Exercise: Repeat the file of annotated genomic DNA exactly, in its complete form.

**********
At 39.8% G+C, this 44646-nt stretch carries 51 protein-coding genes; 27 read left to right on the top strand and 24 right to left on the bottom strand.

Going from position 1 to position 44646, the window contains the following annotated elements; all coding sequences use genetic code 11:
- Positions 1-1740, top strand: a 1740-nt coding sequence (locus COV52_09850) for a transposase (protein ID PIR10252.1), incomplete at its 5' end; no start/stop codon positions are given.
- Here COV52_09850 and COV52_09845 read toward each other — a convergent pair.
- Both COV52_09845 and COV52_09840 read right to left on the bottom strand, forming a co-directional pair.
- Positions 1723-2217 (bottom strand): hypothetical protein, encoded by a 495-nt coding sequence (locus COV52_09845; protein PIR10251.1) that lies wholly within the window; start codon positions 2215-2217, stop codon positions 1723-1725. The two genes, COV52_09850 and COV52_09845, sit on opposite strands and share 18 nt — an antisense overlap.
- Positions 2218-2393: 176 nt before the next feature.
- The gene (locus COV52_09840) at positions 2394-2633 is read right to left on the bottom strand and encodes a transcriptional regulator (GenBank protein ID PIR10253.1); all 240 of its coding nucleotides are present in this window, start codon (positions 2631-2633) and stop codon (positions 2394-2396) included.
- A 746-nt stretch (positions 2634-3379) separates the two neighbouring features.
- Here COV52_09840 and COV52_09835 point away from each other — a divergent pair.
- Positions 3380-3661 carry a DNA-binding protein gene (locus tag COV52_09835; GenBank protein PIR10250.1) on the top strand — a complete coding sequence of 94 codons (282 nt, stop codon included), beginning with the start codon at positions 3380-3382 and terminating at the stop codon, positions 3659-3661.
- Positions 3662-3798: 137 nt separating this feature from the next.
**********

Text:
At 39.8% G+C, this 44646-nt stretch carries 51 protein-coding genes; 27 read left to right on the top strand and 24 right to left on the bottom strand.

Going from position 1 to position 44646, the window contains the following annotated elements; all coding sequences use genetic code 11:
- Positions 1-1740, top strand: a 1740-nt coding sequence (locus COV52_09850) for a transposase (protein ID PIR10252.1), incomplete at its 5' end; no start/stop codon positions are given.
- Here COV52_09850 and COV52_09845 read toward each other — a convergent pair.
- Both COV52_09845 and COV52_09840 read right to left on the bottom strand, forming a co-directional pair.
- Positions 1723-2217 (bottom strand): hypothetical protein, encoded by a 495-nt coding sequence (locus COV52_09845; protein PIR10251.1) that lies wholly within the window; start codon positions 2215-2217, stop codon positions 1723-1725. The two genes, COV52_09850 and COV52_09845, sit on opposite strands and share 18 nt — an antisense overlap.
- Positions 2218-2393: 176 nt before the next feature.
- The gene (locus COV52_09840) at positions 2394-2633 is read right to left on the bottom strand and encodes a transcriptional regulator (GenBank protein ID PIR10253.1); all 240 of its coding nucleotides are present in this window, start codon (positions 2631-2633) and stop codon (positions 2394-2396) included.
- A 746-nt stretch (positions 2634-3379) separates the two neighbouring features.
- Here COV52_09840 and COV52_09835 point away from each other — a divergent pair.
- Positions 3380-3661 carry a DNA-binding protein gene (locus tag COV52_09835; GenBank protein PIR10250.1) on the top strand — a complete coding sequence of 94 codons (282 nt, stop codon included), beginning with the start codon at positions 3380-3382 and terminating at the stop codon, positions 3659-3661.
- Positions 3662-3798: 137 nt separating this feature from the next.